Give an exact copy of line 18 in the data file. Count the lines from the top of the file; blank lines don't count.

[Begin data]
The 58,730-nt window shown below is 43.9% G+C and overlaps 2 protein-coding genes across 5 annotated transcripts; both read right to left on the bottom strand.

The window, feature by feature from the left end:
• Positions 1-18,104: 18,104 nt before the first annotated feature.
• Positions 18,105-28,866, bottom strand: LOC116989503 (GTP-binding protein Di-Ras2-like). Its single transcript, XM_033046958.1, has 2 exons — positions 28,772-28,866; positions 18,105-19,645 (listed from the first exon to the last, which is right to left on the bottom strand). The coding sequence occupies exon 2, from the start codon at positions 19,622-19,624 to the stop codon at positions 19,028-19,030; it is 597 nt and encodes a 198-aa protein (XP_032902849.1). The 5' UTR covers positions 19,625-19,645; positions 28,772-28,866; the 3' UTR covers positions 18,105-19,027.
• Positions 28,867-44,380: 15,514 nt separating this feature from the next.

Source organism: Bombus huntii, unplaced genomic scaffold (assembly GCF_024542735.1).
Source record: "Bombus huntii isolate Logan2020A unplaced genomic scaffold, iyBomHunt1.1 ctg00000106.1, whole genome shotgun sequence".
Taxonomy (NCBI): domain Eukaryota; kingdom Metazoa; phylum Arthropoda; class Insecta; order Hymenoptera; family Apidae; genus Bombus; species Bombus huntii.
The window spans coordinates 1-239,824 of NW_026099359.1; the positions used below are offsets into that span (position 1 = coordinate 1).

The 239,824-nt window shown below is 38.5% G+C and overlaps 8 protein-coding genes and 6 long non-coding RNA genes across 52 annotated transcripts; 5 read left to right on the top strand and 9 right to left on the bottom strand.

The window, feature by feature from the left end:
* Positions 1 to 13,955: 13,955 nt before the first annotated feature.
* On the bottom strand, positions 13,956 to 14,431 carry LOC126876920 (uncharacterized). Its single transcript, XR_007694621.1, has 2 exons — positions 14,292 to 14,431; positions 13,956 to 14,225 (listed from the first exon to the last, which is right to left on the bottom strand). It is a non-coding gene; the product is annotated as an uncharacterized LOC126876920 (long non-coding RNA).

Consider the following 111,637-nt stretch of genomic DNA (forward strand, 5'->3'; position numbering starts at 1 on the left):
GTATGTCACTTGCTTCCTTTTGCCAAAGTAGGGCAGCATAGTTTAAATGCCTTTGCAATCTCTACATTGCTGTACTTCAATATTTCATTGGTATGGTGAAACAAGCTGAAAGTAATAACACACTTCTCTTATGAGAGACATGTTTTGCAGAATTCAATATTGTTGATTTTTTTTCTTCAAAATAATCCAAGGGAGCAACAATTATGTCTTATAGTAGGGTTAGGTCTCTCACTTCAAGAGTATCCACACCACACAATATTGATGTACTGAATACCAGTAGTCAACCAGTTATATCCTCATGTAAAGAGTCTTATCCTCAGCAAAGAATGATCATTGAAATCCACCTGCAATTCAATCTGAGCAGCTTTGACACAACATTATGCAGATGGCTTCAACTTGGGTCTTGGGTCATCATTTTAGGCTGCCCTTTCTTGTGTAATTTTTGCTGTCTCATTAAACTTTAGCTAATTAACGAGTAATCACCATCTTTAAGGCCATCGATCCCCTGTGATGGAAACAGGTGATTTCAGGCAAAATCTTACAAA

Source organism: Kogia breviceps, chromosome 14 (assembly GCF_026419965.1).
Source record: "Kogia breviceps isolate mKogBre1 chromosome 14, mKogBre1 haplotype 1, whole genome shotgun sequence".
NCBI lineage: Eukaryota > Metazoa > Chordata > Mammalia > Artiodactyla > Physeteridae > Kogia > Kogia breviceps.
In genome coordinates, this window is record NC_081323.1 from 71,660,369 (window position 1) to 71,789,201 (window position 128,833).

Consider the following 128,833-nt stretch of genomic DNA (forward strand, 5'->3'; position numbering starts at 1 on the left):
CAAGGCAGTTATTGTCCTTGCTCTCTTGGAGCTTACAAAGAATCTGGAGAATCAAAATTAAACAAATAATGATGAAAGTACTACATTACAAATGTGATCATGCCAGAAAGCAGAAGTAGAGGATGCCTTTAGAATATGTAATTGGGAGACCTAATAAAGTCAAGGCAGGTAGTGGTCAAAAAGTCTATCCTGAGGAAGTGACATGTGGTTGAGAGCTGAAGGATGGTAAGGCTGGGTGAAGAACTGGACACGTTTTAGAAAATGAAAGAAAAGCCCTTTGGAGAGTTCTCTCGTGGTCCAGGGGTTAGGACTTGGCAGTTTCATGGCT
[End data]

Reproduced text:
NCBI lineage: Eukaryota > Metazoa > Chordata > Mammalia > Artiodactyla > Physeteridae > Kogia > Kogia breviceps.